- Drank traditional sweet tea with the locals in Kuwait
- Experienced real war-time scenarios in Afghanistan
It wasn’t always easy and fun, but I’ve always tried to make the best of my situation.
I’ve run 5Ks at multiple locations. I even did a 10-mile race once and only once (5k is my personal limit!). Fitness is big in the military in general, and especially in a deployed environment. People tend to really focus on that.
So is attending college classes! I’ve taken quite a few during my deployments.
In Riyadh, women had to wear an abaya if we went off base. Imagine 120+ degree weather in the blazing sun, fully clothed in long sleeves and long pants, closed-toe shoes, and wearing a silk gown over everything with a scarf covering every inch of your hair. It was unpleasant, but I was determined to experience the culture!
Is there anything you miss about deployments?
I miss deploying in some ways. I don’t miss the 3-5 days of travel to get to a location, though! I miss how close-knit people tend to get. When you’re at home with your family, you have that to focus on. But when you’re all grouped together with no family around, you become each other’s family.
And my favorite thing: You realize what is most important in your life. Missing the things that you may take for granted when you’re home become the fondest memories when you’re deployed.
And the shopping. I would be lying if I didn’t say I didn’t enjoy the shopping. Rugs, pashminas, purses, jewelry, tea sets, furniture, Faux-lex watches (faux-Rolex!), you name it, I’ve got plenty of it! The base sponsors a “bazaar” of sorts where vendors come on base and you can purchase things, and I loved it!
How did you first hear about Sandboxx?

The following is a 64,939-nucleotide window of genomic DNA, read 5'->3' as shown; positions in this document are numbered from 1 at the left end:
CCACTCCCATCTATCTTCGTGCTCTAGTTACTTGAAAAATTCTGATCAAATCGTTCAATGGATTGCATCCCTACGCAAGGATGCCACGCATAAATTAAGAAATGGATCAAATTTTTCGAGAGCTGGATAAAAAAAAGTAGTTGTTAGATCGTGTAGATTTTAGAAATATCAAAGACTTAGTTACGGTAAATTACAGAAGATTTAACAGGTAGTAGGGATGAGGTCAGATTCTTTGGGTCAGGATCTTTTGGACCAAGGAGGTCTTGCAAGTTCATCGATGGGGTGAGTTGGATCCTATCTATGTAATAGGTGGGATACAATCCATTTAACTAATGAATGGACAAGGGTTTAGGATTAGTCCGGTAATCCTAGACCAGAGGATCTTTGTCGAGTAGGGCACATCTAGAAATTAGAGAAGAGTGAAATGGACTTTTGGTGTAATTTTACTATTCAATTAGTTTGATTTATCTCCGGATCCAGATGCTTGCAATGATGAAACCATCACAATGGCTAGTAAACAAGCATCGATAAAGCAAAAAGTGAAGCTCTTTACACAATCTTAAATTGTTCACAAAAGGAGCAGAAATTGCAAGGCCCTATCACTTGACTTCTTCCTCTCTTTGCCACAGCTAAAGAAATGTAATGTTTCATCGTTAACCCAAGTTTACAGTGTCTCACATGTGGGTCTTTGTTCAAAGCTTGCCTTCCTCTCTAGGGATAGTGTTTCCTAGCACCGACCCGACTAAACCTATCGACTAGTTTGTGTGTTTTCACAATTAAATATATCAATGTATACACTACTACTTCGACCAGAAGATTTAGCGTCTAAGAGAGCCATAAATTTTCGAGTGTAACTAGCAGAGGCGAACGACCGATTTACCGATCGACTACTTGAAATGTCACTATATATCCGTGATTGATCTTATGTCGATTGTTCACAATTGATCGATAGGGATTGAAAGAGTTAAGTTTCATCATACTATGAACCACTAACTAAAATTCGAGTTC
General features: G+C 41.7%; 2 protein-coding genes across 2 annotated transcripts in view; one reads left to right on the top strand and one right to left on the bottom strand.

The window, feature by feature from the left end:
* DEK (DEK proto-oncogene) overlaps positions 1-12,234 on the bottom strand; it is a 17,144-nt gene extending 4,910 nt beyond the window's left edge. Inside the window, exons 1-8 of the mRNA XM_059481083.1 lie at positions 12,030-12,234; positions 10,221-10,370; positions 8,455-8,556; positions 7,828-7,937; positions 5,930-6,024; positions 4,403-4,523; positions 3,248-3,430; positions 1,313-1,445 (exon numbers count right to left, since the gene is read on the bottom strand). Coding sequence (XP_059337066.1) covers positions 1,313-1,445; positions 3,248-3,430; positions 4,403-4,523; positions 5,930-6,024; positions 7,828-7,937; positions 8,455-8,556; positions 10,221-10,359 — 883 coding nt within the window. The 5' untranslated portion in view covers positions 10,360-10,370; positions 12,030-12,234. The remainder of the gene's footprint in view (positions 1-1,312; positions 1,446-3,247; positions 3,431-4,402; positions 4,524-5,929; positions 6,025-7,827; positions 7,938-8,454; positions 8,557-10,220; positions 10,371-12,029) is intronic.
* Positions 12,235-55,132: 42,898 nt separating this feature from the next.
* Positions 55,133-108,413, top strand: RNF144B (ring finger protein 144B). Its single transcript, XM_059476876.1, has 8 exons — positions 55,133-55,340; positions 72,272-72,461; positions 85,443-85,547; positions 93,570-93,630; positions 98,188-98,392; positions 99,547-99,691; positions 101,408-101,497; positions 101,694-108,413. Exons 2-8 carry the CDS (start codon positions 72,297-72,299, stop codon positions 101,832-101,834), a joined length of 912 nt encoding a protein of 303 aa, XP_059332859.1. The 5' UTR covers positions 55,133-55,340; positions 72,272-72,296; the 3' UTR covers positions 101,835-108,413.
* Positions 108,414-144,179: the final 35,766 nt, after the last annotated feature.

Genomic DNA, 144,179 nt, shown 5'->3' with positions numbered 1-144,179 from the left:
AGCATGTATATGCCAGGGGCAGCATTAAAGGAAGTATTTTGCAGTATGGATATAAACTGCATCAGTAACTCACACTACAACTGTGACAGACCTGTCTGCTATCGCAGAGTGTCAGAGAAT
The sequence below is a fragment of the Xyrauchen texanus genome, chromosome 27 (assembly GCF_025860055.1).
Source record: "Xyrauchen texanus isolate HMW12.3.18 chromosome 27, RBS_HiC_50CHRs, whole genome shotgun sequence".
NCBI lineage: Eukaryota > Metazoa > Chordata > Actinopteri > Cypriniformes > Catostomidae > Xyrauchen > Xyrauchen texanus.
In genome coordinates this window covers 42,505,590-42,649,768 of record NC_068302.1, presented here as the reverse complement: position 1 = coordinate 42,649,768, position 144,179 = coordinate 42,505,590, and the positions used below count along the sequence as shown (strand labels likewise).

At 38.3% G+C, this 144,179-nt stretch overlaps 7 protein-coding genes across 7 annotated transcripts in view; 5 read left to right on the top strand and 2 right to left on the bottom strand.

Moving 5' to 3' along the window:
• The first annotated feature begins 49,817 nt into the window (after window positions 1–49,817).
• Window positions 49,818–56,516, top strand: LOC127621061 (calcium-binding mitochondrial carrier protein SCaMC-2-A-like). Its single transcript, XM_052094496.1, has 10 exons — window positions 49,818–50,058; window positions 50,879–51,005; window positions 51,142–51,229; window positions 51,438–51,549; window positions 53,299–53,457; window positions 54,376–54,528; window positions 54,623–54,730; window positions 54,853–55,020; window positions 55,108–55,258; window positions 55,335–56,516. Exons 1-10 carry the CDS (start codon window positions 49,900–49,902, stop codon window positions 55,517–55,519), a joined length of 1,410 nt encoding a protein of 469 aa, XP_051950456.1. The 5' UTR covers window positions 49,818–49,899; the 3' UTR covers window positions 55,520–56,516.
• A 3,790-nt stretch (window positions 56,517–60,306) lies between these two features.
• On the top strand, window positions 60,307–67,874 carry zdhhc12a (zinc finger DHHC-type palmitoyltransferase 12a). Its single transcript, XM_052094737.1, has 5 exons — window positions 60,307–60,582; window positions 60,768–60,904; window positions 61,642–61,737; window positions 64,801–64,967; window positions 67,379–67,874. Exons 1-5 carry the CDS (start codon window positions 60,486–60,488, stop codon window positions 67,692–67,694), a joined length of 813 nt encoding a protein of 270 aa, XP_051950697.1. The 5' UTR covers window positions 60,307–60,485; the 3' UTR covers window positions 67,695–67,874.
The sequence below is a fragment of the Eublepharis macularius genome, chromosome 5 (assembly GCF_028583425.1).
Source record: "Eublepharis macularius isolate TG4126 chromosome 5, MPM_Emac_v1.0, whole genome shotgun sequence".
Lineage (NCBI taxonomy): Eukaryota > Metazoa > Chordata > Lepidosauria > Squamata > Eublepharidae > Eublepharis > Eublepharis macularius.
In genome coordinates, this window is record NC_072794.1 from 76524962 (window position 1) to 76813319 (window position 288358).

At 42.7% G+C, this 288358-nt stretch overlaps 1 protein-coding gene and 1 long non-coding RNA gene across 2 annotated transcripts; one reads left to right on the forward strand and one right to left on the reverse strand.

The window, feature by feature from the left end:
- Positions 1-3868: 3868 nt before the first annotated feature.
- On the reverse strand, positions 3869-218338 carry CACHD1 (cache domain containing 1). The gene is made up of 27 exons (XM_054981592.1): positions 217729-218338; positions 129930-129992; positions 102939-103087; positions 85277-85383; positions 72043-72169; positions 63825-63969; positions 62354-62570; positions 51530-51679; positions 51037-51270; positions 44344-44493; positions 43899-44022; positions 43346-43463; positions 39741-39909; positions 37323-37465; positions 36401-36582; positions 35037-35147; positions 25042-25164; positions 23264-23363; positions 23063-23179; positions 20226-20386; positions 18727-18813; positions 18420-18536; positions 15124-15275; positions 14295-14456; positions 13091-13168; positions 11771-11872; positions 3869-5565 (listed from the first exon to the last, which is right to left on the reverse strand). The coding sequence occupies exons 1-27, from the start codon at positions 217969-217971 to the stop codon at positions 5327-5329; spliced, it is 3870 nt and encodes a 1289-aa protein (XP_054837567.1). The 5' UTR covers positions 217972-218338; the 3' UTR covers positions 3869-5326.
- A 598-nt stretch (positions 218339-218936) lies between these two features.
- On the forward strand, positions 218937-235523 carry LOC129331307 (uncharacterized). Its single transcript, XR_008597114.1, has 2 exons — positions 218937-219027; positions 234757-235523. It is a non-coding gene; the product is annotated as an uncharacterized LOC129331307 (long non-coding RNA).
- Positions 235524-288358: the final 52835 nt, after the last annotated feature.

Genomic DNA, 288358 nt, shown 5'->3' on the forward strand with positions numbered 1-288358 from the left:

I was volunteering at an airport USO and one of the ladies working there said, “This company came in called Sandboxx and they wanted to hire someone.” She passed along the information to me.
Then, Sandboxx’s Senior Strategist Paul Davis came down and talked to me. He asked if I could start tomorrow. I told him, “I could start today. I’m retired. I’m just a master gardener now.”
What does your day-to-day job look like?
I work with personnel on Lackland Air Force base to ensure a smooth operation of
I ask the MTIs if they recognize the Sandboxx envelopes, and they’re like, “Yes, who are you guys?!”
By night, I work as a customer happiness team member. I sit by my computer and answer questions for family members about the service, Sandboxx letters, delivery times, and more.
I like to help people. We’re really here because we care.
What lessons has Sandboxx taught you?
How to take the punches, my goodness. It really has. And how to learn to communicate with people on their level. I’m learning people skills.
I loved being a part of the military and being a part of it still. I had to come on base after I retired. I wanted to be around military people even before Sandboxx. I’m not ready to give that up anytime in the future. Working for Sandboxx, it fulfills so many desires and passions in so many aspects.
What’s your favorite part of your job?
Helping people like the trainees. They’re all scared. I kind of guide them. The family members who are left behind. The Sades of the world. I got you. Especially when it’s Air Force related because I can really speak on experience.
It’s definitely taught me to be more customer service and people oriented. The people behind the counter, I want to be nicer to them now.